Shane: It’s awful. Just line drills back forth, back forth. Anyway. Yeah. I think that the idea of that holds you’ve got to fall in love with the process and like what you said about before, most of the important stuff is really boring. If longevity is the biggest key, then you’ve got to have the mindset for it really. The excitable buzz that you get from starting out something is rarely going to carry you through to long-term success. I think the sooner that you can get kind of stuck into some of the more boring stuff and just kind of square yourself of the idea that more than anything you have to get stuff done consistently rather than needing it to be perfect all the time and this and that.

Sarah: No. That’s good. That’s a good piece of advice.

Shane: Yeah.

Sarah: That’s very good. Awesome. Well, thank you for coming on and answering some of our questions. Much appreciated.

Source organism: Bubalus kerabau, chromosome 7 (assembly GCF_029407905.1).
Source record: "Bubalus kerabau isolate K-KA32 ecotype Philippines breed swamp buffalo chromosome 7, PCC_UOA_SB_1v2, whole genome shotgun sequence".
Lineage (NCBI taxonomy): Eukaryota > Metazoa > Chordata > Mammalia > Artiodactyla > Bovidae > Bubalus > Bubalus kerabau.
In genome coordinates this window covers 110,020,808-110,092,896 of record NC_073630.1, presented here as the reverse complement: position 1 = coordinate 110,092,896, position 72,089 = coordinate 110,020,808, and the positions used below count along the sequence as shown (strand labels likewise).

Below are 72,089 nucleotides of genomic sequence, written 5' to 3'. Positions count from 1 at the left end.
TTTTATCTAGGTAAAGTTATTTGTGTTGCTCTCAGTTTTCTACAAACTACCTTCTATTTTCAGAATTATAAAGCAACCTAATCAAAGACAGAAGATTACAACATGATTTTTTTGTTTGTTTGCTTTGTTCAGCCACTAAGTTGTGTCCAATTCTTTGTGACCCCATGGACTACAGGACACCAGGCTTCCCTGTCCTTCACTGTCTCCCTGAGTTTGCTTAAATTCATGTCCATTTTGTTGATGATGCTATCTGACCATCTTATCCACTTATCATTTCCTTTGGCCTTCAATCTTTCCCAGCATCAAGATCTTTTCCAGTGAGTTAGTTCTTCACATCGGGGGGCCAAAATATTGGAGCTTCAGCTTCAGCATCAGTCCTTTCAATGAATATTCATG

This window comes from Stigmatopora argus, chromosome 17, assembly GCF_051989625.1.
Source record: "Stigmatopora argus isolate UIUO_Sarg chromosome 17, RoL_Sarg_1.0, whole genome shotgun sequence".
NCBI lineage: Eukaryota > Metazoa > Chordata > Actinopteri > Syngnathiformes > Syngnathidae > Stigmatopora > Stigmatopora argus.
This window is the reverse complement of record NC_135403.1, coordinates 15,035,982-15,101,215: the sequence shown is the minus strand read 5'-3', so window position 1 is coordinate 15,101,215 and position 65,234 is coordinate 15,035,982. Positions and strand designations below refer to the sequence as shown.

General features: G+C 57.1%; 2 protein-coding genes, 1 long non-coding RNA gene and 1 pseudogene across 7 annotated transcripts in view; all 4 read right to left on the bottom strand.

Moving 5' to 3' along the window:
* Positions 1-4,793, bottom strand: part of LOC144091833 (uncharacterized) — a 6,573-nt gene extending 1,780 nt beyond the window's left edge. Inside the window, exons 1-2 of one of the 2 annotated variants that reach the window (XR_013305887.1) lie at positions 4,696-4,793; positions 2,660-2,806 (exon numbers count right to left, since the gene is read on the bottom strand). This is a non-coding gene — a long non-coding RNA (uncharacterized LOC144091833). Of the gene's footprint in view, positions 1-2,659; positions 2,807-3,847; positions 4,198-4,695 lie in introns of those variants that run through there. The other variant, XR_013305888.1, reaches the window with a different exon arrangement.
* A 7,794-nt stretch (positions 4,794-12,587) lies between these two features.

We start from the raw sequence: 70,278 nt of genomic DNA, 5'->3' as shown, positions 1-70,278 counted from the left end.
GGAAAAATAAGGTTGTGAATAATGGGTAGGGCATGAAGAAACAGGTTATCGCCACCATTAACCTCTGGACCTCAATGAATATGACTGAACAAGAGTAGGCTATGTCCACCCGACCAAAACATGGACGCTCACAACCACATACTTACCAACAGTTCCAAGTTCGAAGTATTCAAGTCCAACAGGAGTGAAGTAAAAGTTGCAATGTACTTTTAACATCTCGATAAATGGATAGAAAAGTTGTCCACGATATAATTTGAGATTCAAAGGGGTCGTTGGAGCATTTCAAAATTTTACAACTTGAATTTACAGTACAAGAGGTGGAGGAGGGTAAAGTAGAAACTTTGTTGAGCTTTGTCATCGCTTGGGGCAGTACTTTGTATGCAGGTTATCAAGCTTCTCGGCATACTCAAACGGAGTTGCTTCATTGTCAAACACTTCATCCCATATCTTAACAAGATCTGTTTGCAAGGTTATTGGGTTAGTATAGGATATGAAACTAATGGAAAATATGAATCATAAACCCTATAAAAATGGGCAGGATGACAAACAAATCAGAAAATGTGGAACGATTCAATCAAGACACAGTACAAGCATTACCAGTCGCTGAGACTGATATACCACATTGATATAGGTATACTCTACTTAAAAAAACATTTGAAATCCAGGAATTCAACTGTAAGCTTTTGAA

Shane: Thank you for having me.

Sarah: I will link down to where everyone can find you and stuff like that.

Shane: Thank you very much!

 

That wraps up this week’s podcast! Join us again in 2 weeks for episode #3.

In the meantime Merry Christmas! Hope Santa has some pole goodies in store for us ^^

As always, I’d love to hear your feedback – share and comment away, and check out Shane’s podcast too.

XO,

Sarah

 

Facebook: Shane Godliman

Podcast: The Shane Godliman Show

 

 

7 Ideas for the Perfect Present for Pole Dancers

 

Pole Dancers are complex creatures. We want it all – the strength, power, grace and flexibility to fly around the pole AND we want to look good while doing it.

With the explosion of pole dancer specific businesses out there, it can be overwhelming as to where to start browsing for presents. Plus our dear ‘muggle’ family members might not know where to go to grab the latest pair of Flamingo’s or why you might have an issue with knee pads like your brother has for football…

Well, fear not! I’ve comprised a helpful list to get the gift-giving juices flowing and these are all businesses lovingly owned and run by fellow pole dancers!